I. R. S.




We have had wet times in camp for two weeks. The men who stood on guard last night suffered somewhat from the cold. It is decidedly a heavy job to carry a fire-lock through a cold and drizzling rain these kind of night.

This morning two men were drummed out of camp to the tune of the "Rogue's March"--a tune usually played on such occasion. The hootings and groanings were perfectly hideous. Deserters are usually served in this way, after having their heads shaved. One of the poor fellows was from the Defiance Company.

Our boys who were not sick are all in fine spirits and making good progress. The Stryker and Bryan Companies are the best drilled Companies now on the ground. Our Drill Sergeant, C. Greenwood, is very faithful in his duties.

Col. Bradley has been appointed Adjutant for our Regiment. The rest of the staff officers, it is said, are to be selected from the Toledo Companies.--Dr. P. O. Jump of Bryan has been appointed Surgeon's Mate--a first-rate birth--and John S. Cannon, Esq., is Secretary to Capt. Fisher.

One or two of our boys will have to be sent home, as it is evident that camp life is wearing on them.

It is now probable that we will remain in Camp Taylor for ten days at least.--I shall write regularly for the LEADER and keep all our friends posted.

I. R. S.




This is Sabbath morning, and the camp is unusually quiet. The guard for the day have been escorted to their posts of duty; the band has left the grounds, and nearly half the companies have been marched down town to church. The day is very fine. A gentle breeze comes over the Lake, stirring gracefully the score of silken banners which move over our barracks, and the ever-welcome sunshine sends a thrill of joy and gladness into the hearts of all. The parade ground looks almost deserted. The sentinels who are pacing to and fro with their rusty fire-locks have it all to themselves.

Camp Taylor is now under strict army discipline, and everything runs as regular as a clock. This week we receive our camp kettles, and go upon rations. We are all well pleased with this, and will learn the genial art of cooking with alacrity. The number on the sick list has materially decreased, and with a few exceptions all our boys are in good spirits, full of pluck and ready for any emergency.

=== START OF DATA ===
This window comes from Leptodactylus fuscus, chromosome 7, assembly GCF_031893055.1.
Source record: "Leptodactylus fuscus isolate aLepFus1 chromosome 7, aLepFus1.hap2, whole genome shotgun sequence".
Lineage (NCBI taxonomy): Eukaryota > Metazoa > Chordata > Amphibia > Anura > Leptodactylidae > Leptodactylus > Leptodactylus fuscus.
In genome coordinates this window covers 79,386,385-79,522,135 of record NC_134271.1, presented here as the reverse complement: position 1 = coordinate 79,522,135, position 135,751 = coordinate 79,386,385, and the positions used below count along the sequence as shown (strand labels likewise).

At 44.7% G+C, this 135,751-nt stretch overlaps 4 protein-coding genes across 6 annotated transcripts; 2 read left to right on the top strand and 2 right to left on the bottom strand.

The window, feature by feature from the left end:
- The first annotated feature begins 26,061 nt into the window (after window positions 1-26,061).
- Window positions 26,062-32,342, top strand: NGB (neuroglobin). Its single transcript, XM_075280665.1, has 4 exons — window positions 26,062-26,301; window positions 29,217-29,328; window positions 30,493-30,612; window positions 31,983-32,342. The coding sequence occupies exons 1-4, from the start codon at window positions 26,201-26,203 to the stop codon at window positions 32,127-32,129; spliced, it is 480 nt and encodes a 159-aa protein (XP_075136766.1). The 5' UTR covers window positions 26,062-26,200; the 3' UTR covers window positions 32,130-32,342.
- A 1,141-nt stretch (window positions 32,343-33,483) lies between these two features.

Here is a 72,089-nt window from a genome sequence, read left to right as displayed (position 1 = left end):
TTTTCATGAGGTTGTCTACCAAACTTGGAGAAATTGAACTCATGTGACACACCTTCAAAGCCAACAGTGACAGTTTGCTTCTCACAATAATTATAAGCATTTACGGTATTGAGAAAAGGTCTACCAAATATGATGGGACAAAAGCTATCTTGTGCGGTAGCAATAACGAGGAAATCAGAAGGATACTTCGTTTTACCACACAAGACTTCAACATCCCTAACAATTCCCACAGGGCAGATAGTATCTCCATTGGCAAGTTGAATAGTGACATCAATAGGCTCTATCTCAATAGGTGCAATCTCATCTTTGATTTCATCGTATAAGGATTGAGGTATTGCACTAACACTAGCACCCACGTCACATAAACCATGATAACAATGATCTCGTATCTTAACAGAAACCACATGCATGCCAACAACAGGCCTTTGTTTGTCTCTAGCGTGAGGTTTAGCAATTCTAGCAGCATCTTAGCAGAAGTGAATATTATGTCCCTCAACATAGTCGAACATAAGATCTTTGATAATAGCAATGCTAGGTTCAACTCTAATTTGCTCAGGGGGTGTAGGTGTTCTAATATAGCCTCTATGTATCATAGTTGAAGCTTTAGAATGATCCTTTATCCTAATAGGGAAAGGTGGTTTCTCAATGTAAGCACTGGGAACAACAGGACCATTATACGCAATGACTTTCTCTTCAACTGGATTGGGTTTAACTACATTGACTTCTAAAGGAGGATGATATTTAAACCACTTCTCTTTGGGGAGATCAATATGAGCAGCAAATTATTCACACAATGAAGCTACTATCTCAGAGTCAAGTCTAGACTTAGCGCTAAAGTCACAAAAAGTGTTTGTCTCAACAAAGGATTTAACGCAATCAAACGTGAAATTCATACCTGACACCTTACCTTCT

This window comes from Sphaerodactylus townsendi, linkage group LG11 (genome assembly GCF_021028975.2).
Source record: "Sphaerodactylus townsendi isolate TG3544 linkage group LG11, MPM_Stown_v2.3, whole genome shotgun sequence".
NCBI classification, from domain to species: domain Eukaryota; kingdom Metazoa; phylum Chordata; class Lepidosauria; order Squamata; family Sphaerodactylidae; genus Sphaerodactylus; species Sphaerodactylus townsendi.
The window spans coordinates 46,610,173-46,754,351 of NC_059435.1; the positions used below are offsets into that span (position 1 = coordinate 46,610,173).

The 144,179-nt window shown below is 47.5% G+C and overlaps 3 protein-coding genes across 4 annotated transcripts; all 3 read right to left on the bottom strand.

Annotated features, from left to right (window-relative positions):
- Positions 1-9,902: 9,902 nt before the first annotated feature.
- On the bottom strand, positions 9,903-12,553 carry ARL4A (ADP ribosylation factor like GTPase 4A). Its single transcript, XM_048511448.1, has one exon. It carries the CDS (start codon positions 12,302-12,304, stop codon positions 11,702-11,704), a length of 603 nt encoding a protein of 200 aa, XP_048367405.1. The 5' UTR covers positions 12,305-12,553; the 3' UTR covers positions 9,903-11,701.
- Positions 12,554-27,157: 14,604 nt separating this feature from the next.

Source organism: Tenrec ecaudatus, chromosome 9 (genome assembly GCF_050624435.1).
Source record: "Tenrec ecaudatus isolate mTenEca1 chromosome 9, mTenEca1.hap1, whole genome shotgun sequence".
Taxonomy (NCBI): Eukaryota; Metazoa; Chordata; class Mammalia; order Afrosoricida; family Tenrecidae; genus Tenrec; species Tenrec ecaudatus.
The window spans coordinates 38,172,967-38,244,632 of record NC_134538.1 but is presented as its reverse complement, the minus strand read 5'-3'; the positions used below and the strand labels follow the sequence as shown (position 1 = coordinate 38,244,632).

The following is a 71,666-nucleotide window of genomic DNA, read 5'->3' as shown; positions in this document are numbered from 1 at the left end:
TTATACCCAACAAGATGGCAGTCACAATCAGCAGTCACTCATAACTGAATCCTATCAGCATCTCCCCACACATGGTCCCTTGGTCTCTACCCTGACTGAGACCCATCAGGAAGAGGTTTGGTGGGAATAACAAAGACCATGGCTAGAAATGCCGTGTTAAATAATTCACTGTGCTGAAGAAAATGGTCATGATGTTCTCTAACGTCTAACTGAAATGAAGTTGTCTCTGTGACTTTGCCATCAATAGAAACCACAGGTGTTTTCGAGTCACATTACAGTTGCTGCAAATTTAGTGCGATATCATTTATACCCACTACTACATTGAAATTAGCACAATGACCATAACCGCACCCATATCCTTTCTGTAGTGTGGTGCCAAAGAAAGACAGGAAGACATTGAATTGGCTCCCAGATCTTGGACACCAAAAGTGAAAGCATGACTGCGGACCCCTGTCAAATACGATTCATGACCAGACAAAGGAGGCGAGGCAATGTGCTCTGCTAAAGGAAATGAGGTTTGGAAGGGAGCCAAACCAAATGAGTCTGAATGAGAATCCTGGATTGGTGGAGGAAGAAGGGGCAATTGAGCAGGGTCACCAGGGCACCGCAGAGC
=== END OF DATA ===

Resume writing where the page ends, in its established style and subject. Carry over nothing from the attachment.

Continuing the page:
I am informed that those who read my first letters from Camp Taylor thought we fared rather hard; and some few who did not share our little grievances with us, have undertaken to say that I have misrepresented things here. In regard to fare and treatment I stated nothing but facts, and I now have the satisfaction of knowing that my letters reflected the sentiment of the entire camp at the time of writing. It is not necessary to say more. Officers and privates are two separate institutions in this camp, and there is a radical difference between the privileges and accommodations of the two classes.--Hence honest differences of opinion.--The only complaint made to me has been that my letters would have a tendency to dampen the ardor of those about to enlist. If men's patriotism is to be cooled thus, they had better remain at home. A man who enlists as a soldier expects to endure all kinds of hardships; if he does not he will be badly fooled.

How long we shall remain in Camp Taylor no one here knows. Our uniforms and shooting irons have not yet been furnished us.

E. J. Evans, Esq., returned from Bryan yesterday, bringing with him a box of good things from kind friends at home. He was literally besieged by the boys, all anxious to hear from their friends. The provisions sent us were gratefully received and eagerly masticated. Pies and cakes are great luxuries at present.

There is nothing near in camp, outside the usual routine of daily duties. So I will close with a cheer for Old Abe, three times as many for the Cabinet, and three times three for our common country. May this war end when Liberty shall be universally proclaimed throughout the States, and not a traitor remains unhung.

Yours for the Right,
I. R. S.

The next letter appeared in the May 23 issue of the Williams County Leader.


I understand that Capt. Fisher of the Bryan Guards, now in Camp Taylor, thinks my first letters to the LEADER cast reflections upon him as an officer. I would say that such was not my intention. The contract for feeding the soldiers at Camp Taylor was let to a Mr. Schovill of Cleveland, at 50 cents per day per man, for table board. The contractor, instead of giving the volunteers the kind and quality of fare contemplated in the contract, furnished the poorest and coarsest quality, employed incompetent and dirty cooks, thereby wronging the soldiers, and putting from $1,800 to $2,000 per day into his own pocket. My letters to the LEADER denouncing the arrangements at Camp Taylor are mild in tone compared with the papers on the Western Reserve, outside of Cleveland. It is well known at Camp that entire companies left the tables and went down town for their meals. Mr. Schovill was reported at Columbus and the contract annulled. The statement of these bare facts should satisfy every person. No officer in our Regiment had anything to do with the arrangements at Camp at the time of my first writing, consequently none should take offense at what I said.

The writer in the Toledo Times who signs himself "Sumter," never eats a meals victuals with the soldiers at Camp Taylor--so I am told.